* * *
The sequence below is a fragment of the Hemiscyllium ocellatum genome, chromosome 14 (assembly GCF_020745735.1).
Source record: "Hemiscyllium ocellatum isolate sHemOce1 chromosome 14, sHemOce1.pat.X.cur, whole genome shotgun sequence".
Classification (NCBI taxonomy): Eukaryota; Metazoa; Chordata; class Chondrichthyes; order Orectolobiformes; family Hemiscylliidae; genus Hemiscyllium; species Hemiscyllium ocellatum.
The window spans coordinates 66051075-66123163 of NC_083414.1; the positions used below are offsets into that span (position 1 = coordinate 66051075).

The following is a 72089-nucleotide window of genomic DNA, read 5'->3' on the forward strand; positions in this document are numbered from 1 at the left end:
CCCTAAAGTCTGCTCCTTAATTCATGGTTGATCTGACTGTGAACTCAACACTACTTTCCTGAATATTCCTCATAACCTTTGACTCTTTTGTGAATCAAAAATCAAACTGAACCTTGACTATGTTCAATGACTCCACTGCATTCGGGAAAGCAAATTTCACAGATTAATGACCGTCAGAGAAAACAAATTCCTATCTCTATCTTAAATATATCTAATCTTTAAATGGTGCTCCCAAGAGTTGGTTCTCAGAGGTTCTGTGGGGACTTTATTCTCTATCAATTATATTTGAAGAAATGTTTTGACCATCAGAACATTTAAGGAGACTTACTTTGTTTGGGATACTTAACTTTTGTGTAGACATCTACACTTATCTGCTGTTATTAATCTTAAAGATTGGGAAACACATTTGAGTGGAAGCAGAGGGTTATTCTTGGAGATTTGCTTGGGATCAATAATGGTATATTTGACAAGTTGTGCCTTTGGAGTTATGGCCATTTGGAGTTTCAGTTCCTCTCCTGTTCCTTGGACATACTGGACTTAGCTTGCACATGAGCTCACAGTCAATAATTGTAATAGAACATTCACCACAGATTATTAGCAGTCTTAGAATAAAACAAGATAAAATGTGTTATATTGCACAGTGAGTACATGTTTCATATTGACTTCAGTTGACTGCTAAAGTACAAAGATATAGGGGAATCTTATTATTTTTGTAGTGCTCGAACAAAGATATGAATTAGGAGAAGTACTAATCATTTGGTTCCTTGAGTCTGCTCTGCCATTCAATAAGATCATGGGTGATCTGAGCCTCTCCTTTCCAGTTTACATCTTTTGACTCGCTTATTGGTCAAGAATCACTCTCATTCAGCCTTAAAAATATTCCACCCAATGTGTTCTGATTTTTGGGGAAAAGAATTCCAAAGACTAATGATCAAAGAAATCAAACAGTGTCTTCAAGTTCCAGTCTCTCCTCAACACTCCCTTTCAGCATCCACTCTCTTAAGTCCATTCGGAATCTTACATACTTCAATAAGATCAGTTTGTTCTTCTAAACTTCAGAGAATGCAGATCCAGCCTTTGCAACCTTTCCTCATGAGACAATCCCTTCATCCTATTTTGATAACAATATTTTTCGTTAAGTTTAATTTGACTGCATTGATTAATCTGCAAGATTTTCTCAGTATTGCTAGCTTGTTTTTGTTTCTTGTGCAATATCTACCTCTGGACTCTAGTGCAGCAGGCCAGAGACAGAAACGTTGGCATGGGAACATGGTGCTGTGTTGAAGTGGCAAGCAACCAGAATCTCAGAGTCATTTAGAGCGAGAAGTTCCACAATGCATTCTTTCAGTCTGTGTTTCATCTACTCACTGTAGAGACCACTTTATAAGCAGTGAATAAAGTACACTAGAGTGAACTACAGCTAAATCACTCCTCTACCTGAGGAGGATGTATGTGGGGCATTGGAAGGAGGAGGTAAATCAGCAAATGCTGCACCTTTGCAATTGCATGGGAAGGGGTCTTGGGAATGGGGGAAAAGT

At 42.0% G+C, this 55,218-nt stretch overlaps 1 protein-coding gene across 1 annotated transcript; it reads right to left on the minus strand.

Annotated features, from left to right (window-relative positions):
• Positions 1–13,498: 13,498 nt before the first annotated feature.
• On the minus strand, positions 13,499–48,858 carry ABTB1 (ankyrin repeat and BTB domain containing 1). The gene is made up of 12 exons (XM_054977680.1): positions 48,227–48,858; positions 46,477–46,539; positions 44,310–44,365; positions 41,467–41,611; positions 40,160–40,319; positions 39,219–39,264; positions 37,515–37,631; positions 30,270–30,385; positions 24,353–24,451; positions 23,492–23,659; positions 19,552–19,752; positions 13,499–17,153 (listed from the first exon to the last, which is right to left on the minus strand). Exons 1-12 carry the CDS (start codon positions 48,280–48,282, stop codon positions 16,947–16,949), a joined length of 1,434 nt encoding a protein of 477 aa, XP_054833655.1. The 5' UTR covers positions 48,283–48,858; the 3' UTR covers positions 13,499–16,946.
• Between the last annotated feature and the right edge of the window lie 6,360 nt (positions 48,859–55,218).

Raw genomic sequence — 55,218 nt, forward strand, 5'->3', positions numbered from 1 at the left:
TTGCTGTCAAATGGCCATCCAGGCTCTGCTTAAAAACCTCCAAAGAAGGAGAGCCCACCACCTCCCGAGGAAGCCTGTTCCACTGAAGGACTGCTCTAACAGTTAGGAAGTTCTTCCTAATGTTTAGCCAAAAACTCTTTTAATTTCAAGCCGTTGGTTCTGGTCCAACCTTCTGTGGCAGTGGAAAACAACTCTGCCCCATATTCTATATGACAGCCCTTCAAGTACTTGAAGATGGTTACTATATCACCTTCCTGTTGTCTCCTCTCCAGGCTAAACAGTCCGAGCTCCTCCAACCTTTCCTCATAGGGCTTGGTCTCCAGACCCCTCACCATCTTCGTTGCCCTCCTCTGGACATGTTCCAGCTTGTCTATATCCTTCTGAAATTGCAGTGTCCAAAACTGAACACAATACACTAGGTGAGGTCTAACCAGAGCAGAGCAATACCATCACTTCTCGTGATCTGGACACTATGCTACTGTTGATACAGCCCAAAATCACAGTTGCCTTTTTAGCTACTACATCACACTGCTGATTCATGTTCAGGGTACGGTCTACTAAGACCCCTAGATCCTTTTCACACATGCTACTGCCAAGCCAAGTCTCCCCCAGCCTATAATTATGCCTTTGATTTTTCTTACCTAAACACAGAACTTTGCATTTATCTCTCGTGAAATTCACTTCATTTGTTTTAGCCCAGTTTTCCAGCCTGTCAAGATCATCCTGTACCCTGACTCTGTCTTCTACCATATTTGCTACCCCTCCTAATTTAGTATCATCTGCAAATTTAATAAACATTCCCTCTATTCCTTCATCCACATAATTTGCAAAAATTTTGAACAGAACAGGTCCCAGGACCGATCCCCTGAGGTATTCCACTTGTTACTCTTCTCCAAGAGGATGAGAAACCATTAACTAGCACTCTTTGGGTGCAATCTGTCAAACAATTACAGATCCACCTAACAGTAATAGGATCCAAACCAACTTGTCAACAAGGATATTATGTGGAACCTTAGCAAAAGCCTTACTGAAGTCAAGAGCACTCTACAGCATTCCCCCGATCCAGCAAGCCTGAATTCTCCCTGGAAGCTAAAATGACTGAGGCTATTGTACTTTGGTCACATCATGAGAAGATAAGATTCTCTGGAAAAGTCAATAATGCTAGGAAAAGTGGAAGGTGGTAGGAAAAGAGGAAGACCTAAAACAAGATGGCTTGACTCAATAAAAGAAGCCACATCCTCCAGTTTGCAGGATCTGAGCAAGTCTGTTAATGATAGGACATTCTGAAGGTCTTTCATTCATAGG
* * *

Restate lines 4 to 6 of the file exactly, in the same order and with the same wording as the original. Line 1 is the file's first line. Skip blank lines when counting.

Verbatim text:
The window spans coordinates 66051075-66123163 of NC_083414.1; the positions used below are offsets into that span (position 1 = coordinate 66051075).

The following is a 72089-nucleotide window of genomic DNA, read 5'->3' on the forward strand; positions in this document are numbered from 1 at the left end:
CCCTAAAGTCTGCTCCTTAATTCATGGTTGATCTGACTGTGAACTCAACACTACTTTCCTGAATATTCCTCATAACCTTTGACTCTTTTGTGAATCAAAAATCAAACTGAACCTTGACTATGTTCAATGACTCCACTGCATTCGGGAAAGCAAATTTCACAGATTAATGACCGTCAGAGAAAACAAATTCCTATCTCTATCTTAAATATATCTAATCTTTAAATGGTGCTCCCAAGAGTTGGTTCTCAGAGGTTCTGTGGGGACTTTATTCTCTATCAATTATATTTGAAGAAATGTTTTGACCATCAGAACATTTAAGGAGACTTACTTTGTTTGGGATACTTAACTTTTGTGTAGACATCTACACTTATCTGCTGTTATTAATCTTAAAGATTGGGAAACACATTTGAGTGGAAGCAGAGGGTTATTCTTGGAGATTTGCTTGGGATCAATAATGGTATATTTGACAAGTTGTGCCTTTGGAGTTATGGCCATTTGGAGTTTCAGTTCCTCTCCTGTTCCTTGGACATACTGGACTTAGCTTGCACATGAGCTCACAGTCAATAATTGTAATAGAACATTCACCACAGATTATTAGCAGTCTTAGAATAAAACAAGATAAAATGTGTTATATTGCACAGTGAGTACATGTTTCATATTGACTTCAGTTGACTGCTAAAGTACAAAGATATAGGGGAATCTTATTATTTTTGTAGTGCTCGAACAAAGATATGAATTAGGAGAAGTACTAATCATTTGGTTCCTTGAGTCTGCTCTGCCATTCAATAAGATCATGGGTGATCTGAGCCTCTCCTTTCCAGTTTACATCTTTTGACTCGCTTATTGGTCAAGAATCACTCTCATTCAGCCTTAAAAATATTCCACCCAATGTGTTCTGATTTTTGGGGAAAAGAATTCCAAAGACTAATGATCAAAGAAATCAAACAGTGTCTTCAAGTTCCAGTCTCTCCTCAACACTCCCTTTCAGCATCCACTCTCTTAAGTCCATTCGGAATCTTACATACTTCAATAAGATCAGTTTGTTCTTCTAAACTTCAGAGAATGCAGATCCAGCCTTTGCAACCTTTCCTCATGAGACAATCCCTTCATCCTATTTTGATAACAATATTTTTCGTTAAGTTTAATTTGACTGCATTGATTAATCTGCAAGATTTTCTCAGTATTGCTAGCTTGTTTTTGTTTCTTGTGCAATATCTACCTCTGGACTCTAGTGCAGCAGGCCAGAGACAGAAACGTTGGCATGGGAACATGGTGCTGTGTTGAAGTGGCAAGCAACCAGAATCTCAGAGTCATTTAGAGCGAGAAGTTCCACAATGCATTCTTTCAGTCTGTGTTTCATCTACTCACTGTAGAGACCACTTTATAAGCAGTGAATAAAGTACACTAGAGTGAACTACAGCTAAATCACTCCTCTACCTGAGGAGGATGTATGTGGGGCATTGGAAGGAGGAGGTAAATCAGCAAATGCTGCACCTTTGCAATTGCATGGGAAGGGGTCTTGGGAATGGGGGAAAAGT